The Modern

Grand Rapids, Michigan: America’s Furniture City

By Ron Ortiz

During the last half of the 19th century, furniture manufacturing became an important industry in Michigan, especially in the Grand Rapids area. Since then, more than 800 furniture makers were located on the west side of the state. With its huge concentration of furniture makers, Grand Rapids earned its reputation as "The Furniture Capital" by manufacturing huge quantities of furniture of all styles. While Grand Rapids was the best-known city in the country for its furniture, large quantities were also built in other Michigan cities including Detroit, Grand Ledge and Holland. In the late 1890s, over 7,000 people were employed in furniture factories across the state.

Most of the furniture manufactured during this period was traditional styling. However, during the early part of the 20th century, some companies expanded their lines to include tines by contemporary designers. Among the some of the best-known companies that designed Art Deco or Modern furniture at some point in their history is Baker Furniture, Grand Rapids Chair, Imperial Furniture, Johnson Brothers, Johnson-HandleyJohnson, Charles Limbert Co., Michigan Chair, Sligh Furniture, Stickey Furniture and Widdicomb Furniture.

Baker Furniture is still headquartered in Grand Rapids and continues to operate as a subsidiary of Koehler Co. with factories in Holland, Michigan and North Carolina. Although Baker Furniture manufactured some significant modern lines of residential furniture designed by Donald Deskey, Finn Juhl and Robsjohn Gibbings, it is best known for its reproductions of American and European antiques.

While its first products were caned chairs, the Grand Rapids Chair Company turned its full production to parlor, living and dining suites by the 1920s. Beginning in the 1950s, the company produced a line of modular residential units named the "Cross Country" line. Grand Rapids Chair operated as a subsidiary of Sligh Furniture from 1945 to 1957 and subsequently was fully integrated into Baker Furniture in 1973.

Imperial Furniture's largest inventory of designs consisted of tables, bookcases and desks. Imperial Furniture claimed to have invented the "coffee table" in the 1920s. Founded in 1903, the company was sold to Bergsma Brothers in 1954 and closed its doors in 1983. In 1908, the three Johnson brothers founded Johnson Furniture Company and in the same year hired English designer, Tom Handley. In 1922, the four men started Johnson-Handley-Johnson as a companion company. Both companies produced significant lines of modern furniture by such designers as David Robertson Smith, Eliel Saarinen and Paul Frankel. In 1983, the company merged with Rose Manufacturing Company to form RoseJohnson Inc., which is now the La-Z-Boy Contract Group.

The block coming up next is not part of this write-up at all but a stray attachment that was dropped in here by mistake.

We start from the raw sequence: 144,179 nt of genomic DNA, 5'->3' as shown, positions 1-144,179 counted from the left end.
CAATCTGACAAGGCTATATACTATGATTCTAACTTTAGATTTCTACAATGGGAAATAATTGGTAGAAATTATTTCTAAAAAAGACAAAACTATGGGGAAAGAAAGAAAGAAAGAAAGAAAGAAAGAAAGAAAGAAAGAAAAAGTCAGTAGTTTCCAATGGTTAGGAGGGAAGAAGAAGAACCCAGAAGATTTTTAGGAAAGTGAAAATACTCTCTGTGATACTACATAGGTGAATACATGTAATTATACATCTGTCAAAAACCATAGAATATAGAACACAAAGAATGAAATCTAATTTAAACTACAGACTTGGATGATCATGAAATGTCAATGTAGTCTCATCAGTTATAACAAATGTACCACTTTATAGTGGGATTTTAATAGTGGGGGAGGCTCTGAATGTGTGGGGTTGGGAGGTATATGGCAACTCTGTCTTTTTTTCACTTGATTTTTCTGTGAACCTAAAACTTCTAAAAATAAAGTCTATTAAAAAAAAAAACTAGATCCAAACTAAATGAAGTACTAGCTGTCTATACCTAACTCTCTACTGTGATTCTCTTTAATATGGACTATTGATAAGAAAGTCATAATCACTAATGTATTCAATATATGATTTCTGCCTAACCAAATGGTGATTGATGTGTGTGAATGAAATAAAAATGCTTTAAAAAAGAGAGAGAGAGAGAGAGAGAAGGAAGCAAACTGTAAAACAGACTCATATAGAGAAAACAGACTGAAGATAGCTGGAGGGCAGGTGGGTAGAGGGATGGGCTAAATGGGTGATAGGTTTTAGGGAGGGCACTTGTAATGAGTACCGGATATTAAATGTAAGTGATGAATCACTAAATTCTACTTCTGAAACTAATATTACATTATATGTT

Charles P. Limbert Co. manufactured Mission and folk design-inspired chairs. In 1902 the company introduced its Dutch Arts and Crafts line in oak and ash. The factory moved from Grand Rapids to Holland, Michigan in 1906, although its showrooms remained in Grand Rapids. Limberts last Mission and Arts and Crafts designs were produced in 1918. After this time, the company concentrated on 17th and 18th century designs until it closed in 1944.

Michigan Chair Company began in 1890 and manufactured chairs in a wide range of styles including Mission, Prairie, Austrian Modern and Art Deco. A successful manufacturer for almost four decades, the company closed in 1938, reopened in 1946 but closed permanently in 1972 Sligh Furniture Co. began in Grand Rapids as a manufacturer of bedroom furniture and suites. By the mid-1920s, Sligh was among the largest bedroom furniture manufacturers in the world. During the depression, the company closed in 1932. It reopened as Charles R. Sligh Co. and moved to Holland, Michigan in 1933. Today the Sligh Furniture and Sligh Clock Division still operates today, making wooden office furniture and grandfather clocks.

The best-known name in Arts and Crafts furniture is Stickley. Of the five Stickley brothers, Albert and John George Stickley formed Stickley Brothers Furniture in Grand Rapids in 1891 to produce chairs and tables in Colonial and Mission styles. By 1903, the Stickley Brothers began its "Quaint Mission" trademark with residential furniture in oak. This style of furniture became widely known and is highly collected. The company ceased production in 1954.

George Widdicomb and Sons incorporated as Widdicomb Furniture Co. in 1873, manufacturing inexpensive bedroom furniture. Its first modern pieces were introduced in 1928 and ten years later, they produced nothing else. Designs by Robsjohn Gibbings and George Nakashima made Widdicomb an important manufacturer of FiftiesModern furniture. The John Widdicomb Co. began when brother John ventured out on his own. The company continues to operate in Grand Rapids today; producing traditional forms with a wide variety of specialty finishes.

Herman Miller Inc., based in Zeeland, MI, began in 1923 as a manufacturer of residential furniture. Over the years, the company has become synonymous with the design and manufacture of modern furniture for home and office. Designers Charles and Ray Eames and George Nelson have designed contemporary furniture such as the "Marshmallow Sofa" and the "Molded Plywood Chair." Today, Herman Miller Inc. has customers and locations around the world.

Copyright © 2005 Detroit Area Art Deco Society. All rights reserved.